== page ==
Monthly Archives: November 2014

Bill Cosby and Jimmy Kimmel Foreshadow the End of Civilization Through the Culture of Humiliation

_1DW3693  I should be used to it by now, but I remain irritated by news media attention given to celebrity antics which takes attention away from the vital issues of our time. Their abusive behavior (real or alleged) makes for popular copy. For example, comedian Jimmy Kimmel finds humor (and an audience) in an ongoing YouTube series, “I Told My Kids I Ate All Their Halloween Candy.” Parents are told by the TV star to steal candy from a baby. They then joyfully participate in the psychological abuse of their own children. Aldous Huxley and George Orwell wrote about these people a couple of generations ago. Presumably, the abusive parents watch late night TV rather than engage in late night reading.

I recall Bill Cosby from early comedy records and I Spy. He is known to younger generations for a sitcom and cartoons, Ford car commercials, commitment to youth education and the tragic death of his son. He became a vocal moralist lecturing us on use of foul language and bad behavior in general. It is important to have someone to remind us of these things. A recent biography claims that his reach was such that he made America ready for a black president. Was he, however, at some point tempted by his considerable power to assault the powerless?

Cosby’s attorney (although not the actor himself) denies the allegations against him. Kimmel would almost certainly deny that his antics are harmful to children. These offerings are symptomatic of a larger culture of humiliation. In reality TV (including celebrity scandals) participants willingly do stupid or absurd things; viewers participate in their own humiliation by agreeing to watch.

IF ONLY the abuse and humiliation of wild nature garnered similar coverage by the media and the same attention by listeners and viewers. Canadian caribou starve when icy rain rather than soft snow covers the lichens they eat. All wildlife is disappearing from Tibet because the Chinese occupiers don’t have the same respect for nature as the original Buddhist inhabitants. Where is the outrage? The wild animal victims can’t do interviews. We can look away from pictures of starving hoofed creatures while from Tibet we get almost no pictures at all thanks to government censors. Not that American media is likely to give more than passing notice to such issues even when images are available.

The humiliation visited upon abused women and children is not unlike that meted upon the earth’s harmless wild creatures on a daily basis. It is easy to abuse that which we devalue. As to the devalued themselves? The abused children of the Kimmel world perhaps will grow up to take out their repressed anger on the earth itself by becoming executives in coal, oil and natural gas companies.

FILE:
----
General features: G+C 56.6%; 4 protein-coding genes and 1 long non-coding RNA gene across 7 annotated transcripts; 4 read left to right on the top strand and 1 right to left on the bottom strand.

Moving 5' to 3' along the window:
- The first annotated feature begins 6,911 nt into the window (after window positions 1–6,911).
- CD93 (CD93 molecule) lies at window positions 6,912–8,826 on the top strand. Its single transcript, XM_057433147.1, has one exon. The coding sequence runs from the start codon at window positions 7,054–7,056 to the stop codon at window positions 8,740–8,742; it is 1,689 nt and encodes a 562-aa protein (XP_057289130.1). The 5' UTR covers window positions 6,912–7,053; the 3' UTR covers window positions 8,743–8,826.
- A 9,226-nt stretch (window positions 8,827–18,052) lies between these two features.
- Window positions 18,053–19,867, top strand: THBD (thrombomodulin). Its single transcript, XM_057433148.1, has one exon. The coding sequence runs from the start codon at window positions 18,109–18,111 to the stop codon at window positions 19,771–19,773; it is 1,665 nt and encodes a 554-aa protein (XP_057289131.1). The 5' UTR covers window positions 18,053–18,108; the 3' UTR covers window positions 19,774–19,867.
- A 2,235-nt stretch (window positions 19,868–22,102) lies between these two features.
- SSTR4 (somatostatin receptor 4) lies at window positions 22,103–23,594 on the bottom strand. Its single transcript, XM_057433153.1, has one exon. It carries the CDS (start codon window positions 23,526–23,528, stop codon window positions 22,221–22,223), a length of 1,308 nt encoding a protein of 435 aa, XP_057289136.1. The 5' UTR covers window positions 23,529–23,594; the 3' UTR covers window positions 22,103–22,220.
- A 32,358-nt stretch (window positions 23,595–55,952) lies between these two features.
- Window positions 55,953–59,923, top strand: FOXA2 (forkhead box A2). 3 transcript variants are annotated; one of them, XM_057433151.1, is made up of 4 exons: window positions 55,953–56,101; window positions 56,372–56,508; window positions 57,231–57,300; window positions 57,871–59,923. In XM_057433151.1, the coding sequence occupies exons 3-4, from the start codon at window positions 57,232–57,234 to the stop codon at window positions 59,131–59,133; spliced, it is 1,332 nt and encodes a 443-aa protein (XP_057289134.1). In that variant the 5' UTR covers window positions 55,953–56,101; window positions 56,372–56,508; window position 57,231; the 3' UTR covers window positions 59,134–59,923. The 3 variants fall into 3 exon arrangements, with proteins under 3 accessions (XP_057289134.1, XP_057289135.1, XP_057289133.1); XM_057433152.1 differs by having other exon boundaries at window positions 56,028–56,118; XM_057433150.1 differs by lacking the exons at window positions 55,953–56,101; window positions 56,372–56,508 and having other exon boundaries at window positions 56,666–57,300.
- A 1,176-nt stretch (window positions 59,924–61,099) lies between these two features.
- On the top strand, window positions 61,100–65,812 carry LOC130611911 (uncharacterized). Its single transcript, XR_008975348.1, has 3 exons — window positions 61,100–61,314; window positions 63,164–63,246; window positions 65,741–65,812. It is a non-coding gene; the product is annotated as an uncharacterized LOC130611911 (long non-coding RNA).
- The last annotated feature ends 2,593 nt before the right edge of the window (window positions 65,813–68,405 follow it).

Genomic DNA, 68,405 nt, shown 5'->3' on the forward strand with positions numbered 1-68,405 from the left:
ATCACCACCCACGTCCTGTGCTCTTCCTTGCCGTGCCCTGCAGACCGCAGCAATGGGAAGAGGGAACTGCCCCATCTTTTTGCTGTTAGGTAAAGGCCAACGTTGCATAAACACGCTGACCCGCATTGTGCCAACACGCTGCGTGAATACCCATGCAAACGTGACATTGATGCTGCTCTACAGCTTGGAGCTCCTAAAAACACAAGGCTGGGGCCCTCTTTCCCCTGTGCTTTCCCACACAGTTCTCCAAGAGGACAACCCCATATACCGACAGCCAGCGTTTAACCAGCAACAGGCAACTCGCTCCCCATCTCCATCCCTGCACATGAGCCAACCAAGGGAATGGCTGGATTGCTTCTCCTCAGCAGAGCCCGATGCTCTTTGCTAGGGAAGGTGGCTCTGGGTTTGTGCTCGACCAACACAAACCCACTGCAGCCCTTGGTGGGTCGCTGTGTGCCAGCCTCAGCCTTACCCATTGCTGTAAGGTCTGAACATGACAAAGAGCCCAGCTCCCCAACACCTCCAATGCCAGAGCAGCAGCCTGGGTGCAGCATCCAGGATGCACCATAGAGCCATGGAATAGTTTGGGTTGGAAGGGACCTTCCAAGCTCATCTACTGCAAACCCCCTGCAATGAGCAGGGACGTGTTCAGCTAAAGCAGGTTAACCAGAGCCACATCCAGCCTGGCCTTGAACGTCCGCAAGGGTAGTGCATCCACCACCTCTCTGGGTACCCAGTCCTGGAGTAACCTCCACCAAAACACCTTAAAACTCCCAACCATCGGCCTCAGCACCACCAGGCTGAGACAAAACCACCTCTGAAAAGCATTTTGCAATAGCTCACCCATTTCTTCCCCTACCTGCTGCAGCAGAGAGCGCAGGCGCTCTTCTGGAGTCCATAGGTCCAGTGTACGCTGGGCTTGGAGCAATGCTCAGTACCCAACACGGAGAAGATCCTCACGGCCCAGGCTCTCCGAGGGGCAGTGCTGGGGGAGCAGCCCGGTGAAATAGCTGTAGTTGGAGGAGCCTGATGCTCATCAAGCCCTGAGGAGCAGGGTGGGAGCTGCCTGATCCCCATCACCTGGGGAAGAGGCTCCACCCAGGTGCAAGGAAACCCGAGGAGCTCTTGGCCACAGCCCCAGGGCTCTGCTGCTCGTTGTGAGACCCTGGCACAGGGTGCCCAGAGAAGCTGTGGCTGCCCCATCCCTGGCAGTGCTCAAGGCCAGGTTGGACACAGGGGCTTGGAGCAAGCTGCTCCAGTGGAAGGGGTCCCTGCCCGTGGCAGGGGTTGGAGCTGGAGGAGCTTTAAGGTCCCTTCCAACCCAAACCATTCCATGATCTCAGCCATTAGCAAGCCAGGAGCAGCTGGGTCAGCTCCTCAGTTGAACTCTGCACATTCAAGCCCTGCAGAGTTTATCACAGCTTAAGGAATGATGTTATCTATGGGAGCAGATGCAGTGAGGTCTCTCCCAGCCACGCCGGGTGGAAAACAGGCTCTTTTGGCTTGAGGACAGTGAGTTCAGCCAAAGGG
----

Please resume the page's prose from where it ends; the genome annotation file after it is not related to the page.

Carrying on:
<October 2014 partial solar eclipse, dlw photo>

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John Muir Skewered at Institute of Environment and Sustainability as Neoliberalism Chalks Up Another Victory

_1DW2582    Los Angeles Times reporter Louis Sahagun posted at article dated November 13, 2014, “John Muir’s legacy questioned as centennial of his death nears.” Mr. Sahagun quoted several scholars. Historian Jon Christensen concluded that the Muir legacy is not useful. Center for Biological Diversity director Noah Greenwald stated that environmentalism has moved beyond Muir. Historian Richard White criticized Muir for upholding an “Anglo-Saxon brand of environmentalism.” Unnamed critics believe Muir’s vision for pristine wilderness is not useful because it appeals only to “aging, white Americans.” An expert on Southern California culture said that wilderness is not relevant to non-white populations. USC American Studies professor Laura Pulio claimed that Muir “actively worked to displace California Indians by taking their lands.”

California taxpayers are paying these professors. They should ask for their money back.

Getting beyond the sheer silliness here (criticizing Muir for his ethnic heritage and accusing him of stealing native lands) there is a much darker side to this. Let’s start with the false premise that contemporary environmentalism must be based on urban nature vs. wild nature (big wilderness). According to the experts, environmentalists can only support one or the other.

That premise has already been debunked by the concept of “climate justice” notably promoted by Naomi Klein in This Changes Everything, Capitalism vs. the Climate. The livelihood and quality of life of the urban masses (and scattered rural population), including employment and pollution issues, can be enhanced by replacing carbon energy with renewable energy. Wilderness is a part of this: protecting our largest wilderness area, the sky, is in everyone’s interest. Protecting the wilderness polar regions from global heating is also in all our interests. The false dichotomy posited between whites and non-whites is nonsense. We are all subject to the same atmosphere.

The scholars claim that urban populations may have a greater interest in parks nearer to home than in those more distant. This is true in as much as it is easier to get to somewhere closer by than farther away. I live on a mountainside in New Mexico. I hike there more often than in Yosemite. But it doesn’t follow that therefore I don’t or shouldn’t care about Yosemite. Environmentalists must work with equal determination to care for both wilderness and urban natural environments—it’s all connected! And who do you think worked harder than anyone else to prove that connection: John Muir.